I learned a little lesson (the hard way). I made a number crunching application that runs on Ubuntu AWS EC2 cloud services (uses powerful GPUs), and I wanted to make a front-end for it just to watch its progress in realtime. Due to the fact that it needed realtime data, it was obvious that I needed websockets to push the updates.
It started with a proof of concept, and worked great. But then when we wanted to make it available to the public, we had to add user session, so we needed login features. And no matter how you look at it, the websocket has to know which user it deals with, so we took the shortcut of using the websockets to authenticate the users. It seemed obvious, and it was convenient.
We actually had to spend quiet some time to make the connections reliable. We started out with some cheap websocket tutorials, but discovered that our implementation was not able to automatically reconnect when the connection was broken. That all improved when we switched to socket-io. Socket-io is a must !
Having said all that, to be honest, I think we missed out on some great socket-io features. Socket-io has a lot more to offer, and I am sure, if you take it in account in your initial design, you can get more out of it. In contrast, we just replaced the old websockets with the websocket functionality of socket-io, and that was it. (no rooms, no channels, ...) A redesign could have made everything more powerful. But we didn't have time for that. That's something to remember for our next project.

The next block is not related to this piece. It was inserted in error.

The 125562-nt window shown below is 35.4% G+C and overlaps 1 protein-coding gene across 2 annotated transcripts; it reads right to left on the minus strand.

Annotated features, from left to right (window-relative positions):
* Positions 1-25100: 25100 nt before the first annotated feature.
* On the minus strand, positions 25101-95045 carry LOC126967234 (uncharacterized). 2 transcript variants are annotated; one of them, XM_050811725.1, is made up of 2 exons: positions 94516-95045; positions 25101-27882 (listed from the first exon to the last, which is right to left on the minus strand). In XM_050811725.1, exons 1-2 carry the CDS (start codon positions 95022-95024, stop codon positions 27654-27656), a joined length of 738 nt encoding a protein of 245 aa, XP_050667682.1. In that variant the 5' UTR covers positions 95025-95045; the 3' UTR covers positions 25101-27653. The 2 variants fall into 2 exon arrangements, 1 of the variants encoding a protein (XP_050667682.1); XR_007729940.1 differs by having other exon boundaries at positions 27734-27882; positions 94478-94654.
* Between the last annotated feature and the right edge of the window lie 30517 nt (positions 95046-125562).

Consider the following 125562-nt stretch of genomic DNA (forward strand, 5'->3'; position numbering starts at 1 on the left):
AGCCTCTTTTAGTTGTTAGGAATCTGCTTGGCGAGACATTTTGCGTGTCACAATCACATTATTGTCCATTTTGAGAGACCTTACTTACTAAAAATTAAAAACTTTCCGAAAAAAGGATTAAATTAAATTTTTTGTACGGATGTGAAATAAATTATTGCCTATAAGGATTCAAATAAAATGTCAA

Next we started to store more and more data (user history, invoices, transactions, ...). We stored all of it in an AWS dynamodb database, and AGAIN, we used socket-io to communicate the CRUD operations from the front-end to the backend. I think we took a wrong turn there. It was a mistake.
- Because shortly after we found out that Amazon's cloud services (AWS) offer some great load-balancing/scaling tools for RESTful applications.
- We have the impression now that we need to write a lot of code to perform the handshakes of the CRUD operations.
- Recently we implemented Paypal integration. We managed to get it to work. But again, all tutorials are doing it with RESTful APIs. We had to rewrite/rethink their examples to implement them with websockets. We got it to work fairly fast though. But it does feel like we are going against the flow.
Having said all that, we are going live next week. We got there in time, everything works. And it's fast, but will it scale ?